By Dani Binnington

Dani Bennington

Dani Bennington

The last day of my treatment for breast cancer marked the beginning of a long journey of recovery. I rode a long road towards a healthier and happier mind and soul.

Here’s what I found out.

Life is uncertain and that is the only certainty we’ve got. I thought I could control most aspects of my life but I now know that I can’t control many things. Many things ‘happen to us’ which we have no choice over, but I also know that I always have a choice over how I react and what I say.

Try things, go for it, take risks. Studies show us that people at their deathbeds mainly regret all the things they have not done. So go and do what you are yearning to do. Not every experience needs to be brilliant. A holiday gone pear shaped will be remembered more vividly than a safe week in a Spanish resort.

Don’t postpone. There is seldom the perfect timing for anything. Starting a family, a new business or a change in career. You’ll always find reasons to do it ‘later’. Stop the later or tomorrow way of thinking and start making plans today. Saying sorry doesn’t need to wait either. Because we know today is all we’ve got.

Be kind, helpful and compassionate. And practice it as you will become better at it. Smile at strangers, ask them how they are, hold open doors and show interest in other people’s lives. The more you do it the better you will become at it and the happier it makes you feel.

In a capitalist society, where it seems that money makes the world go around, start doing things for free. Volunteer for a charity or just offer your services for a few hours a month to an organisation that will really benefit from your expertise. I received so much help and support throughout my treatment for breast cancer that initially I just wanted to give back. Today I know it is scientifically proven that volunteering makes you a much happier person.

It’s ok to feel sad, upset, angry or scared. For so long I wanted to push these feelings aside on the search for the ultimate happiness. But all feelings are normal and we must acknowledge the seemingly negative ones as much as the positive ones. Learning to accept and then deal with all emotions seems a big challenge, but it will offer you a much more realistic way of living.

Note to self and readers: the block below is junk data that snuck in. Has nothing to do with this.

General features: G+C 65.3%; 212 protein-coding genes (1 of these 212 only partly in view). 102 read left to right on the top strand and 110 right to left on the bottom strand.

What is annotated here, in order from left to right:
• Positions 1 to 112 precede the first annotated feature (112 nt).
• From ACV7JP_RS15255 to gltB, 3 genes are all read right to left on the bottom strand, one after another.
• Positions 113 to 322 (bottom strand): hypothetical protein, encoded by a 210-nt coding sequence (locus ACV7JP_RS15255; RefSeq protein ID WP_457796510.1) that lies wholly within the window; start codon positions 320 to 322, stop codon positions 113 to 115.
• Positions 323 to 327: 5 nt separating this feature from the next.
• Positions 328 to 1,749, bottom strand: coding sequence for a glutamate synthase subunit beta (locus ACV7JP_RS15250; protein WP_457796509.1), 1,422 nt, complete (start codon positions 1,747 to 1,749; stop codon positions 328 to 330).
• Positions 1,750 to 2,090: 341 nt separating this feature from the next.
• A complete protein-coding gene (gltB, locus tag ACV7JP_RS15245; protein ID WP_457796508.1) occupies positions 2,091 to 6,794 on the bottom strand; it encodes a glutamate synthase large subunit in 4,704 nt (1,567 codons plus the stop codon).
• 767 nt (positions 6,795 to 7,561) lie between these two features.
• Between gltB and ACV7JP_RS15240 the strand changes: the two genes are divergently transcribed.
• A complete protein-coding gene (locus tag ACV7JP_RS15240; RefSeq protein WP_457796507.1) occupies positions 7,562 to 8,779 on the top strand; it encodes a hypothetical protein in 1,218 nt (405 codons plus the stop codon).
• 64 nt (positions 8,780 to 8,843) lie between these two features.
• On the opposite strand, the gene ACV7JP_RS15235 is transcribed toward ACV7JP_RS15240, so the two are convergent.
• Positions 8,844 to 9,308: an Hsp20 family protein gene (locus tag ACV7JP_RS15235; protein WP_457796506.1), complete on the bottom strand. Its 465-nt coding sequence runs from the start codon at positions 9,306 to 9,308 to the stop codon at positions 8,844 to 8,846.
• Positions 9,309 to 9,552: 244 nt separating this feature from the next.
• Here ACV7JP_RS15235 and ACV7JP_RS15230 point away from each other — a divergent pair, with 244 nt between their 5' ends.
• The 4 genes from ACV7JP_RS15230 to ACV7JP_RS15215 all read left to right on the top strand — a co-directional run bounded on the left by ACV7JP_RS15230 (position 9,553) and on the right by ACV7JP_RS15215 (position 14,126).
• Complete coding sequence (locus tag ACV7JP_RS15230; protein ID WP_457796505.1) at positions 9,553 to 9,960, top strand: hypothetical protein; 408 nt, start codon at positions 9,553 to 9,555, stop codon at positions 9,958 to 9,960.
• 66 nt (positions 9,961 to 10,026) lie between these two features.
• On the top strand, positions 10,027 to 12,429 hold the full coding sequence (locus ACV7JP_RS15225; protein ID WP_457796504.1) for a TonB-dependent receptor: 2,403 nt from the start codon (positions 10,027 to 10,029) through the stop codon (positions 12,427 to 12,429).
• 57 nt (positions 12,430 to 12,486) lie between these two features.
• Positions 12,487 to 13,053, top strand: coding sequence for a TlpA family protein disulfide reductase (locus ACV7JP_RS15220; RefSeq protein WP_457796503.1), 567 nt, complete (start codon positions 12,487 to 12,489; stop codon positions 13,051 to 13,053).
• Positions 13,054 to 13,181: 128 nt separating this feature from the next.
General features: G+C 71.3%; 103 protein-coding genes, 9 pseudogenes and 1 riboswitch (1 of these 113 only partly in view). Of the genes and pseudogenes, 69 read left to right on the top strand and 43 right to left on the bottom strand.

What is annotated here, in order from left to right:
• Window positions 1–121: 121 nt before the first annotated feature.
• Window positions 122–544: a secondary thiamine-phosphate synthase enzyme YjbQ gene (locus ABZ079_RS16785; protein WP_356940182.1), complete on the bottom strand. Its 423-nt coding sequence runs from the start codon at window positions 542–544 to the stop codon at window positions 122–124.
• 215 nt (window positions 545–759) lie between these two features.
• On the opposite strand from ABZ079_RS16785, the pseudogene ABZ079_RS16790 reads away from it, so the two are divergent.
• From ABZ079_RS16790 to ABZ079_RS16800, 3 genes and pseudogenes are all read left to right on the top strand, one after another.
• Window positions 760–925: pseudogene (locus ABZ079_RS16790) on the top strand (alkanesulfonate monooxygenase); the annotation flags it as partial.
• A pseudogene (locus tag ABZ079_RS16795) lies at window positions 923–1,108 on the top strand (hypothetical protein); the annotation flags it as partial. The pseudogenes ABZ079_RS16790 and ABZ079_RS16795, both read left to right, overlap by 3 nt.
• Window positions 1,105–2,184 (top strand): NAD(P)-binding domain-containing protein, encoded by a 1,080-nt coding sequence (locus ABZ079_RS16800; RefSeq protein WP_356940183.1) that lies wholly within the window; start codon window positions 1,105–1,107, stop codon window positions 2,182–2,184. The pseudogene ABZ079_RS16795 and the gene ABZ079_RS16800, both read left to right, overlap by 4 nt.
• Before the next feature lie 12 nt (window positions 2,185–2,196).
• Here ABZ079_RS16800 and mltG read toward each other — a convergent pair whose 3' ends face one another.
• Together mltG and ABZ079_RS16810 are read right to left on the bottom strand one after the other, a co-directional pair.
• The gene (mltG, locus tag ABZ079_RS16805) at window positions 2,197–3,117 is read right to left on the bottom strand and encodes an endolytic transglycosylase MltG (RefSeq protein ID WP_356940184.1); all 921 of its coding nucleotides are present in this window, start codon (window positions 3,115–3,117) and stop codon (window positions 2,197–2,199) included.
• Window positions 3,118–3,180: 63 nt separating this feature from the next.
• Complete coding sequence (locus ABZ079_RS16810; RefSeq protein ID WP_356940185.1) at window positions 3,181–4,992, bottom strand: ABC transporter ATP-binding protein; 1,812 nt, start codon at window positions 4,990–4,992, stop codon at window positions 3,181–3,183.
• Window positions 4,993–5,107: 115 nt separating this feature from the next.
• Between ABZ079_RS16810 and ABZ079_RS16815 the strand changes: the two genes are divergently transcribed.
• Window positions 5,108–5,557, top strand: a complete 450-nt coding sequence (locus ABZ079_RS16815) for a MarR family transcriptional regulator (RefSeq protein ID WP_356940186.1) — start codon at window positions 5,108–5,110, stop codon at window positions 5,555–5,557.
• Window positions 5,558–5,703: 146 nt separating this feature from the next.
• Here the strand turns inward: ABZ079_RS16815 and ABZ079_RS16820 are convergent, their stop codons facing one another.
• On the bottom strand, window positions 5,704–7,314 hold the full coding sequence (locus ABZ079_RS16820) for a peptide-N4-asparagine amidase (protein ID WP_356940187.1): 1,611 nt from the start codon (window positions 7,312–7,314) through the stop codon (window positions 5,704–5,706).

Become active. Take control. Take charge of your own journey, illness, career, whatever it is. Do your own research, learn about your challenge, ask the right people the right questions, think outside the box and come up with your very own action plan. Whether it’s your health or career that needs steering, remember you’re the captain.

Ask for help and work out which help is the most appropriate to you. Counselling, hypnotherapy, CBT or a new GP. I never believed that many things would ever work for me, but if you are open enough you might just surprise yourself. Just as I did.

Speak up. Be honest. Cut the crap. This was a tough lesson for me to learn. I was so desperately trying to keep it all together, to show the world that I am thriving through my cancer treatment. But it’s pointless and raises the bar unrealistically high for anyone going through a similar situation. It’s ok to say that life is rubbish at times or incredibly sad or challenging. Not only does it feel good it also opens up lots of conversation that can lead to really helpful things.

Love yourself unconditionally. We’re often much kinder and forgiving with our best friends than with ourselves. Stop that now! Embrace all of you. With all your quirky aspects. The grumpy you is as precious as the happy you. The healthy you as lovable as the unwell you. Remember, you don’t need to be anything else or look or leave differently. You’re just perfect the way you are! Sending my love to all of you.

Dani Binnington is a cook, yoga teacher and wellbeing expert dedicated to providing practical steps for physical and mental wellbeing for the whole family. Visit for more recipes, classes, events and inspiration.

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